World Day Against Child Labour 2008 - 12 June
The ILO has estimated that some 165 million children between the ages of 5 and 14 are involved in child labour. Many of these children work long hours, often in dangerous conditions. This year the World Day against Child Labour will be marked around the world with activities to raise awareness that Education is the right response to child labour. World Scouting, as the largest global youth movement which prides itself on its strong history of non-formal education, is encouraged to get involved and draw attention to the key issues related to Child Labour.
Child labour is closely associated with poverty. Many poor families are unable to afford school fees or other school costs. The family may depend on the contribution that a working child makes to the household’s income, and place more importance on that than on education. And when a family has to make a choice between sending either a boy or girl to school, it is often the girl who loses out.
More than ever today, children need a good quality education and training if they are to acquire the skills necessary to succeed in the labour market. However, in many countries the schools which are accessible to the poor families are under-resourced and inadequate. Poor facilities, over-sized classes, and lack of trained teachers lead to low standards of education.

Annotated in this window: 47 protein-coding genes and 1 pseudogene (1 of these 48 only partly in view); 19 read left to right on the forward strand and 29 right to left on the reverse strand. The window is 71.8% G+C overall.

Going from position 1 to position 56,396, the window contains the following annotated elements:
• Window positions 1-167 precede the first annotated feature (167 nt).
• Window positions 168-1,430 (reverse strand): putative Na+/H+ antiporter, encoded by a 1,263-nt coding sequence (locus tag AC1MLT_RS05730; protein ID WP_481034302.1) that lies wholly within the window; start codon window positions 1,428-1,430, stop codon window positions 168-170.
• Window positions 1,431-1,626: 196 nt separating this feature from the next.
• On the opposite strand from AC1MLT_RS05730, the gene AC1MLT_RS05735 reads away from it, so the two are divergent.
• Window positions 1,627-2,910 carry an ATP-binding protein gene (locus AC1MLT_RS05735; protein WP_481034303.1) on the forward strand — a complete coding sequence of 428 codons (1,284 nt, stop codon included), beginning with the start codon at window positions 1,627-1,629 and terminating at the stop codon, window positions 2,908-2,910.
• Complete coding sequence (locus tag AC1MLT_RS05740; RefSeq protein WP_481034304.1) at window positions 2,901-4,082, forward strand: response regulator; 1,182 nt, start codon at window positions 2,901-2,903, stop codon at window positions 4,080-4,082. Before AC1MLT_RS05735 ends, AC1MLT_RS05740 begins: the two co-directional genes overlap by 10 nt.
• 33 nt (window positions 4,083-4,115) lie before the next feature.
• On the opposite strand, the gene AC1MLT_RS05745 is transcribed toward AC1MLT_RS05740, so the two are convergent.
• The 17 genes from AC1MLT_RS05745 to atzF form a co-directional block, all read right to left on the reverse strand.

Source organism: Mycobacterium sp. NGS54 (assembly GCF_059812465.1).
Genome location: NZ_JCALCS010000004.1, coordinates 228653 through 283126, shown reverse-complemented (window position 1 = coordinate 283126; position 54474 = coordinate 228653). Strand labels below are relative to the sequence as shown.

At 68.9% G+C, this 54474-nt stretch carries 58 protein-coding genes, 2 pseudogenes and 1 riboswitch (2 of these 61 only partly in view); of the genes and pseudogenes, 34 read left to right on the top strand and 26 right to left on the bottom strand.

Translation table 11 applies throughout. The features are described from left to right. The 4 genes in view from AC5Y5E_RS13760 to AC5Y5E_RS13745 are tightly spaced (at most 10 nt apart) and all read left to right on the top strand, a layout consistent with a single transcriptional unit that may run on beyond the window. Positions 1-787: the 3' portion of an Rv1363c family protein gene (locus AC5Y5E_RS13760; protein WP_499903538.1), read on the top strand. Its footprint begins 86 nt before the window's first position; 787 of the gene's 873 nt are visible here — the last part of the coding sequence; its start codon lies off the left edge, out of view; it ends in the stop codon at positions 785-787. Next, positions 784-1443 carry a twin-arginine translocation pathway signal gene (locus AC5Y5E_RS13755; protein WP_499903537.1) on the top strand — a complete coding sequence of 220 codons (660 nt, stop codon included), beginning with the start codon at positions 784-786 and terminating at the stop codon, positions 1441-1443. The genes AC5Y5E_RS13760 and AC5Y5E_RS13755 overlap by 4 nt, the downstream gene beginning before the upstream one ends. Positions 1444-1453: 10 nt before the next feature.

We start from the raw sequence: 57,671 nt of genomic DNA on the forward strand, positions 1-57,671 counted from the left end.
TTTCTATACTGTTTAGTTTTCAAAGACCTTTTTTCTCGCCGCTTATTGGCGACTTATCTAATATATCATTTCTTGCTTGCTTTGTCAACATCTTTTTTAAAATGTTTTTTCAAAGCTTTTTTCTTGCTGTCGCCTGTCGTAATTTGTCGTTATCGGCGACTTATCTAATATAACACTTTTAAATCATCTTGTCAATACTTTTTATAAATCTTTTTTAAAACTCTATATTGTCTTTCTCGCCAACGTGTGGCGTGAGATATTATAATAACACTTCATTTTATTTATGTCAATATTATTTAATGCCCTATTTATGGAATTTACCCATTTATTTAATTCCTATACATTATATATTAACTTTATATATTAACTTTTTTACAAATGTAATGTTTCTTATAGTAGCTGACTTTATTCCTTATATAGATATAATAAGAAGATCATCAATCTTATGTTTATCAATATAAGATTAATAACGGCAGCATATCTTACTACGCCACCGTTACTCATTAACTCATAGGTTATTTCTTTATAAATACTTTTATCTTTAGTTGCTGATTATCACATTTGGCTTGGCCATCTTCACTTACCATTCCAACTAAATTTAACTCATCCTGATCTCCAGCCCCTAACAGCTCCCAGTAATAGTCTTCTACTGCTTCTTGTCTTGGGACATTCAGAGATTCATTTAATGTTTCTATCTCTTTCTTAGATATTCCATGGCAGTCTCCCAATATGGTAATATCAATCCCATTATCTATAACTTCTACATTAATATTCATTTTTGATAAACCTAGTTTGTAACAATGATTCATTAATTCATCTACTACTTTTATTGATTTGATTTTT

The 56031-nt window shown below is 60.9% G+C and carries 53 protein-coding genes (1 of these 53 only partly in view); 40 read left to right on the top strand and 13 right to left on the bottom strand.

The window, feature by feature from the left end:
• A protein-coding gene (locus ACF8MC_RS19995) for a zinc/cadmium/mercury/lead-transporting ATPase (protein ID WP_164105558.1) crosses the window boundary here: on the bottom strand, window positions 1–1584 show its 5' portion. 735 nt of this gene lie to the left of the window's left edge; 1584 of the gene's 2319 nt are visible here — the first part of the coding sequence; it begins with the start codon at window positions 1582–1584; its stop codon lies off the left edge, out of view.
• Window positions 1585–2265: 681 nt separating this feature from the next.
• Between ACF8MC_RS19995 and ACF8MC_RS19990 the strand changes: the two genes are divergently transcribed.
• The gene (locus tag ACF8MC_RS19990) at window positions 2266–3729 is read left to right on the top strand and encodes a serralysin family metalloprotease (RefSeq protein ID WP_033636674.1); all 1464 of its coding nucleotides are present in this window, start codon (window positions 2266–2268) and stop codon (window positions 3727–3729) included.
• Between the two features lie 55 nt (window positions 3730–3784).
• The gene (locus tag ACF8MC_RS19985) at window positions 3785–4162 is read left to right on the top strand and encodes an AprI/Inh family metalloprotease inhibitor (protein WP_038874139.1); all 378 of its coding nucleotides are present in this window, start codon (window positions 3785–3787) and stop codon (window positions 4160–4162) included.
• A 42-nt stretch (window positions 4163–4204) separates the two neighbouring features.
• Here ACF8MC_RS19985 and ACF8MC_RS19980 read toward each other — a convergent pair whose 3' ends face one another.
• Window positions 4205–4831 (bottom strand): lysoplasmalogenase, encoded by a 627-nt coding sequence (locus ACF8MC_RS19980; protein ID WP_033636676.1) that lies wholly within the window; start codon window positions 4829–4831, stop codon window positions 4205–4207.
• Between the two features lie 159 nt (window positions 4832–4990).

In the Millennium Development Goals the United Nations and the broader international community set targets of ensuring that by 2015 all boys and girls complete a full course of primary education and that there is gender parity in education. World Scouting, as a dedicated partner of both ILO and the Millennium Campaign, is committed to working towards achieving these goals.
These targets cannot be met unless the factors that generate child labour and prevent poor families from sending children to school are addressed.
An increasing number of joint initiatives between Scout Organizations and ILO Field and Branch Offices are being developed at the local level, in particular in the framework of the SCREAM – Supporting Children’s Rights through Education, the Arts and the Media – programme www.ilo.org/scream.
Picture: © ILO